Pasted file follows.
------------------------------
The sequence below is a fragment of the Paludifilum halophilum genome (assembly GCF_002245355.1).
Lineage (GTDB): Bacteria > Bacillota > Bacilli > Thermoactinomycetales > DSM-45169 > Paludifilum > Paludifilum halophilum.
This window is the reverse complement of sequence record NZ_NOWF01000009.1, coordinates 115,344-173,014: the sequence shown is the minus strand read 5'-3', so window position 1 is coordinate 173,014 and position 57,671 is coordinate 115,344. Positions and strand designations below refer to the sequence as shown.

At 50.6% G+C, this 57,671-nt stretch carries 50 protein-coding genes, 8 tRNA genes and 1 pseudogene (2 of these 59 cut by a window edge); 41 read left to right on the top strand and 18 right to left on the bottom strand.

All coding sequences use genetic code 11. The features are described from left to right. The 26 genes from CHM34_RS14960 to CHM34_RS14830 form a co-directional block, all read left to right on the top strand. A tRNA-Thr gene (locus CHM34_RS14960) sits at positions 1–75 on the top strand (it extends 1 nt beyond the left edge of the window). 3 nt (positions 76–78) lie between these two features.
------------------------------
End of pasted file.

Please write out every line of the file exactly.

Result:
The sequence below is a fragment of the Paludifilum halophilum genome (assembly GCF_002245355.1).
Lineage (GTDB): Bacteria > Bacillota > Bacilli > Thermoactinomycetales > DSM-45169 > Paludifilum > Paludifilum halophilum.
This window is the reverse complement of sequence record NZ_NOWF01000009.1, coordinates 115,344-173,014: the sequence shown is the minus strand read 5'-3', so window position 1 is coordinate 173,014 and position 57,671 is coordinate 115,344. Positions and strand designations below refer to the sequence as shown.

At 50.6% G+C, this 57,671-nt stretch carries 50 protein-coding genes, 8 tRNA genes and 1 pseudogene (2 of these 59 cut by a window edge); 41 read left to right on the top strand and 18 right to left on the bottom strand.

All coding sequences use genetic code 11. The features are described from left to right. The 26 genes from CHM34_RS14960 to CHM34_RS14830 form a co-directional block, all read left to right on the top strand. A tRNA-Thr gene (locus CHM34_RS14960) sits at positions 1–75 on the top strand (it extends 1 nt beyond the left edge of the window). 3 nt (positions 76–78) lie between these two features.